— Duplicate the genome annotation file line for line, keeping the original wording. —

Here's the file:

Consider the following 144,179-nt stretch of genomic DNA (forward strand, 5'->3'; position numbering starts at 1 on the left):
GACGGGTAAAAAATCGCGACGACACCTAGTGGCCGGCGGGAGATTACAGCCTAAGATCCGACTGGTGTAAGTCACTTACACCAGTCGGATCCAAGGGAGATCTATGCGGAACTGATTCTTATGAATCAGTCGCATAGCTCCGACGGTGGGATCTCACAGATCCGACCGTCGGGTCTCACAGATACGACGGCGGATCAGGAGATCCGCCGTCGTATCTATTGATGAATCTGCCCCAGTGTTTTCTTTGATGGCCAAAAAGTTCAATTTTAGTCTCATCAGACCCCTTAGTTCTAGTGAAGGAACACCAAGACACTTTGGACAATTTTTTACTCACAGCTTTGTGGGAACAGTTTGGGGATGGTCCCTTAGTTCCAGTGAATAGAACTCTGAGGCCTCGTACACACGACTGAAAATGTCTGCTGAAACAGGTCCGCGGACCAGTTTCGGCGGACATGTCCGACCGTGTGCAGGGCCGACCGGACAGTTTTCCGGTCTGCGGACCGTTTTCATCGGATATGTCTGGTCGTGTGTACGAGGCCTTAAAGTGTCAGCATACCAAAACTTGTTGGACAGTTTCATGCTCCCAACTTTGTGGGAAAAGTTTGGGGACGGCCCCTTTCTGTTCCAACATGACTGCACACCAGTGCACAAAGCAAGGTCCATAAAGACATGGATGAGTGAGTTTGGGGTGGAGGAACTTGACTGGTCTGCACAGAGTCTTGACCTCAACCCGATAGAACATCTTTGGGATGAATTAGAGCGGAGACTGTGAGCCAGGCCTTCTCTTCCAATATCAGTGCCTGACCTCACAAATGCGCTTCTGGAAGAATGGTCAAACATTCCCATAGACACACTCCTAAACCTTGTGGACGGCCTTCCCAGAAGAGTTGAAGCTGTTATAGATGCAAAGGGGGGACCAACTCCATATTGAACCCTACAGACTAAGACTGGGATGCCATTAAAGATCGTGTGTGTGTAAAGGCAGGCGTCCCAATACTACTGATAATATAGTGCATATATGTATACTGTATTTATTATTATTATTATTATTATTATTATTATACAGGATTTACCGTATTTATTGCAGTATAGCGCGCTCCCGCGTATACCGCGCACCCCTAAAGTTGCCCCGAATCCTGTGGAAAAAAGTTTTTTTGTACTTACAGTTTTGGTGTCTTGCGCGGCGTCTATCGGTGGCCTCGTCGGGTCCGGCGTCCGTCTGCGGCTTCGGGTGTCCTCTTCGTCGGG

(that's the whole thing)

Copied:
Consider the following 144,179-nt stretch of genomic DNA (forward strand, 5'->3'; position numbering starts at 1 on the left):
GACGGGTAAAAAATCGCGACGACACCTAGTGGCCGGCGGGAGATTACAGCCTAAGATCCGACTGGTGTAAGTCACTTACACCAGTCGGATCCAAGGGAGATCTATGCGGAACTGATTCTTATGAATCAGTCGCATAGCTCCGACGGTGGGATCTCACAGATCCGACCGTCGGGTCTCACAGATACGACGGCGGATCAGGAGATCCGCCGTCGTATCTATTGATGAATCTGCCCCAGTGTTTTCTTTGATGGCCAAAAAGTTCAATTTTAGTCTCATCAGACCCCTTAGTTCTAGTGAAGGAACACCAAGACACTTTGGACAATTTTTTACTCACAGCTTTGTGGGAACAGTTTGGGGATGGTCCCTTAGTTCCAGTGAATAGAACTCTGAGGCCTCGTACACACGACTGAAAATGTCTGCTGAAACAGGTCCGCGGACCAGTTTCGGCGGACATGTCCGACCGTGTGCAGGGCCGACCGGACAGTTTTCCGGTCTGCGGACCGTTTTCATCGGATATGTCTGGTCGTGTGTACGAGGCCTTAAAGTGTCAGCATACCAAAACTTGTTGGACAGTTTCATGCTCCCAACTTTGTGGGAAAAGTTTGGGGACGGCCCCTTTCTGTTCCAACATGACTGCACACCAGTGCACAAAGCAAGGTCCATAAAGACATGGATGAGTGAGTTTGGGGTGGAGGAACTTGACTGGTCTGCACAGAGTCTTGACCTCAACCCGATAGAACATCTTTGGGATGAATTAGAGCGGAGACTGTGAGCCAGGCCTTCTCTTCCAATATCAGTGCCTGACCTCACAAATGCGCTTCTGGAAGAATGGTCAAACATTCCCATAGACACACTCCTAAACCTTGTGGACGGCCTTCCCAGAAGAGTTGAAGCTGTTATAGATGCAAAGGGGGGACCAACTCCATATTGAACCCTACAGACTAAGACTGGGATGCCATTAAAGATCGTGTGTGTGTAAAGGCAGGCGTCCCAATACTACTGATAATATAGTGCATATATGTATACTGTATTTATTATTATTATTATTATTATTATTATTATACAGGATTTACCGTATTTATTGCAGTATAGCGCGCTCCCGCGTATACCGCGCACCCCTAAAGTTGCCCCGAATCCTGTGGAAAAAAGTTTTTTTGTACTTACAGTTTTGGTGTCTTGCGCGGCGTCTATCGGTGGCCTCGTCGGGTCCGGCGTCCGTCTGCGGCTTCGGGTGTCCTCTTCGTCGGG